A couple of years ago, when I heard someone had translated Romeo and Juliet into emoji, my instinctual response was sort of a curmudgeonly, “Some people have too much time on their hands.” The practice of translating various texts into emoji hasn’t exactly taken off, but the concept of emoji-as-language has been tumbling around in my head ever since, and I have to admit, I’ve become significantly less curmudgeonly about it.
Now, many emoji you find on the internet these days are, to put it lightly, not my preferred aesthetic. The imitation shininess and the over-bright colors, as well as the ridiculous facial expressions that some of the more dramatic emoji artists have chosen are well beyond the muted, earthen palette I try to foster in the rest of my life. But aesthetics aside, the use of emoji fascinates me.
If texting is the silent movie in the cinema of conversation, emoji are the pianist in the corner instructing us each how to feel about what we’re seeing. In my phone, my most used emoji are those that convey simple emotions, the kind that can easily be stuck on the end of a sentence and inform the reader about my state of mind in the moment. I’ve got the grinning face, since if you’re going to town you might as well go in a Lincoln, and a simple smiley face barely even registers with people anymore. I’ve got the grimacing face, for showing remorse or regret, usually over missing someone’s text or email and not responding for an uncomfortable number of days. I’ve also got the sunglasses face, which I use liberally, but most often to reassure my recipient that, “Hey, bud, ‘sall good.”
Now that so much of my social interaction is happening on emoji’s home turf, I’ve started to branch out in the way I use them. They no longer just spice up or clarify the words I write; they sometimes fill a language niche that words simply cannot. I use Discord with a few different friend groups, and with most messages there, any reader is able to add a “reaction,” which consists of one emoji, or, if you’re creative, a few separate emoji that might convey a broader concept. On Discord, my most-used emoji are those that express emphasis, agreement, or solidarity. The stylized “100” has become my go-to way to respond when someone complains about having panic attacks at the grocery store. The modest thumbs up is helpful for when someone gives me advice, and I don’t feel the need to respond, but I want them to know that I read it and may use it if I get the chance. The laugh-cry face is my new way of saying “lol,” because, in all my twenty-nine years, I never really picked up saying “lol,” and if I did, I wanted to drop it quickly. When it comes to these text-based, online conversations, more text isn’t always a good use of space or time, and emoji can be an emotion-laden shorthand more suited to a back-and-forth discourse among groups of people.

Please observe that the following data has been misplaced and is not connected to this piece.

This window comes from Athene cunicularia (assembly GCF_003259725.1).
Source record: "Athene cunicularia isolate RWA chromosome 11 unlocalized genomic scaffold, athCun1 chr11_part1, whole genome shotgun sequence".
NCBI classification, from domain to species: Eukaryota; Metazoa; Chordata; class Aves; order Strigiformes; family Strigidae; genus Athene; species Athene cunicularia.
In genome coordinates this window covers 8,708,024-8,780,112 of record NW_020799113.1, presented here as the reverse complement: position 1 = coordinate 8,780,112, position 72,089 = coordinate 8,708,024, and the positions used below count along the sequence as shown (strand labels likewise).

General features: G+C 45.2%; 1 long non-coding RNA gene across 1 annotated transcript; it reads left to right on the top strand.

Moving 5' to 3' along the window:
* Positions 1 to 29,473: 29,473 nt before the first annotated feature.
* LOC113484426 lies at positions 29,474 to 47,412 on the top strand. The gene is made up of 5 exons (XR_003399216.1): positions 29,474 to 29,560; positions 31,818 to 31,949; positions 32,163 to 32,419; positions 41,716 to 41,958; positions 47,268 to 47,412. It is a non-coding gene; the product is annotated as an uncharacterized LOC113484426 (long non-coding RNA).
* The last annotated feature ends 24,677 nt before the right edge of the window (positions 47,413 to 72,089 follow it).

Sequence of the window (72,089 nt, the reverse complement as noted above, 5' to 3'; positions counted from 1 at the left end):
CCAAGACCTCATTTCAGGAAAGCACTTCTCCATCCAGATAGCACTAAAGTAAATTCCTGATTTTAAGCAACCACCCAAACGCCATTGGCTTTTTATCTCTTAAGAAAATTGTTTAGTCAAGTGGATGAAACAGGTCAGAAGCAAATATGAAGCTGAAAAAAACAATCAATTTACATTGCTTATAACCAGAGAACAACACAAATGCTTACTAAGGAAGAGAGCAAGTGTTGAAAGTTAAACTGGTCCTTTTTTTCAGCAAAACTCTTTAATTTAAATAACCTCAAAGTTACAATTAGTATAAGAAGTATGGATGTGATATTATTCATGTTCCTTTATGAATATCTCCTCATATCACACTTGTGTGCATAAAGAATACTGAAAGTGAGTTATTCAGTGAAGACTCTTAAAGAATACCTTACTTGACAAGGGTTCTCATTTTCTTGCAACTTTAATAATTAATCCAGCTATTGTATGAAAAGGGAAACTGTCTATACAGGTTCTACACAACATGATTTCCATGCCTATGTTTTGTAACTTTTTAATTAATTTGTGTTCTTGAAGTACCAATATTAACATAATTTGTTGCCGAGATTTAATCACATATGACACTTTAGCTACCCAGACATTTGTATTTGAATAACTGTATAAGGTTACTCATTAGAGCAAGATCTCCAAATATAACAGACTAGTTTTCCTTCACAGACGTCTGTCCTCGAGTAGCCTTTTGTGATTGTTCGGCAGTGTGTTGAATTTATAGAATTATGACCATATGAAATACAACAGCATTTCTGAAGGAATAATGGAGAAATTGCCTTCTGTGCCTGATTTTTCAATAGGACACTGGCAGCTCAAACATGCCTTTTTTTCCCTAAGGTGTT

But the true beauty of emoji is the timeless beauty of symbols generally, and it is their symbolic nature that draws me back to Romeo and Juliet as told by blond-yellow-woman-with-smile and black-haired-yellow-man-with-straight-face. Emoji, like hieroglyphics, like tarot cards, like Kanji, and, I suspect, like many runes, have more meaning than a single character, and change the meaning of the other emoji around them. They force the author to think more abstractly, and they convey more feeling than strict narrative.
In the end, someone who reads emoji Shakespere won’t know much about Benvolio, Tybalt, or Mercutio, if they can tell them apart at all. They might not even know how the two lovers met, that their marriage was a secret, or that it was a priest who helped Juliet fake her own death. In fact, all the reader might understand is that two people who weren’t supposed to love each other did, and they went all in, forsaking a lot of what made their lives comfortable and wonderful, and in the end, passion and foolishness, both theirs and others’, killed them.
Strictly speaking, that version of the story isn’t everything that Romeo and Juliet is meant to be, just like understanding the hero’s journey doesn’t absolve you from reading any coming-of-age novel ever again. That doesn’t mean it’s not interesting in its own right, that it doesn’t accomplish something unique, or that it isn’t worth reading. And besides, most of us have a bit of extra time on our hands these days. Would it be a bad thing for the world if we used some of it to distill some great texts down to small sets of simple pictures, easily digestible even for children?
Mary Margaret is a 2013 English, history, and secondary education grad who went rogue and became a Social Worker in Pennsylvania’s Child Welfare system. Specifically, she works as a caseworker in the Statewide Adoption and Permanency Network finding families for children and educating the masses about foster care, adoption, and permanency planning. She made it over the grad-school hurdle with gold stars and warm fuzzies and is on to the next big adventure: the unknown of adulthood. Her major writing dream right now is to finish her science fiction novel that explores the concurrent futures of child welfare and artificial intelligence.